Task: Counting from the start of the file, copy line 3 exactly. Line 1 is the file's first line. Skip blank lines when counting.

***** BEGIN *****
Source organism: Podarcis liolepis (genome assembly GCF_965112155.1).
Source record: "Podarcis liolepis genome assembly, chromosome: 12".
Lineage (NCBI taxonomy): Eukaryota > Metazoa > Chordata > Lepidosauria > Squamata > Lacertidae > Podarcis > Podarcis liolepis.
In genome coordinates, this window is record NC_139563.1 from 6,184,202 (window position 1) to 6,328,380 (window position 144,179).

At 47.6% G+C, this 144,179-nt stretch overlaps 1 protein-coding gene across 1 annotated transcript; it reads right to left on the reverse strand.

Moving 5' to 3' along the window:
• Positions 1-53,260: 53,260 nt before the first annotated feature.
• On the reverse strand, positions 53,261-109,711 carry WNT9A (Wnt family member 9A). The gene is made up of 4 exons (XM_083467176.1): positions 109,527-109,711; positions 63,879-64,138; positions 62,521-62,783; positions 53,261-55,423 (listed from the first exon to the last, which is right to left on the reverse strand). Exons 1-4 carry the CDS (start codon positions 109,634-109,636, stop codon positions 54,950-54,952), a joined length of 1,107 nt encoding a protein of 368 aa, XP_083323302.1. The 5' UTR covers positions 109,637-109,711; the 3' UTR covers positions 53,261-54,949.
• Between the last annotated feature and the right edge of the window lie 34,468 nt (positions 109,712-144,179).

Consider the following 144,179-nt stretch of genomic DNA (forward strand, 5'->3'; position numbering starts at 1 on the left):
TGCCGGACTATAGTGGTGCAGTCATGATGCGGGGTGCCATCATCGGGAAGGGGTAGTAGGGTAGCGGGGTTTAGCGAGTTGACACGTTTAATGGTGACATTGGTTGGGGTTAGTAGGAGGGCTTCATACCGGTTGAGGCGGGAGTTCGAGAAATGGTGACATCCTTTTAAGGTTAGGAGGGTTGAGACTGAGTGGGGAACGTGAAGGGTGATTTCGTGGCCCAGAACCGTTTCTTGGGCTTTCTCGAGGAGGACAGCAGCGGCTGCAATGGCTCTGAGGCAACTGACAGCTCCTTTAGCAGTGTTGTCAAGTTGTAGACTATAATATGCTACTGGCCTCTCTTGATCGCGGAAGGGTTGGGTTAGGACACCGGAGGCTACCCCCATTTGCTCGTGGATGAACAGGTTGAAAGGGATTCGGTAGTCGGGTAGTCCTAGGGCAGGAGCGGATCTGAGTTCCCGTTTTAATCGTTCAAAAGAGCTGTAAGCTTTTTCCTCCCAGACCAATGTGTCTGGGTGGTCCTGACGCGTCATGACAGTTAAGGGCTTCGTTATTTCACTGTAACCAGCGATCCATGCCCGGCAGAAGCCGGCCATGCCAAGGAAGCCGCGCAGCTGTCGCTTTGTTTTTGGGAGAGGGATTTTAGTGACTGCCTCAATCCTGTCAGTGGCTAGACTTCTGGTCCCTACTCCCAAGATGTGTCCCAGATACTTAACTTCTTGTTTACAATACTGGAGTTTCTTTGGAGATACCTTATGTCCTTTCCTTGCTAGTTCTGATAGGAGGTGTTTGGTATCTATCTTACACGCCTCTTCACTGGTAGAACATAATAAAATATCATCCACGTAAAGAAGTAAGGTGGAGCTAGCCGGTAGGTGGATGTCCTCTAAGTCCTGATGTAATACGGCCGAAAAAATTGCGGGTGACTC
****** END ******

Lineage (NCBI taxonomy): Eukaryota > Metazoa > Chordata > Lepidosauria > Squamata > Lacertidae > Podarcis > Podarcis liolepis.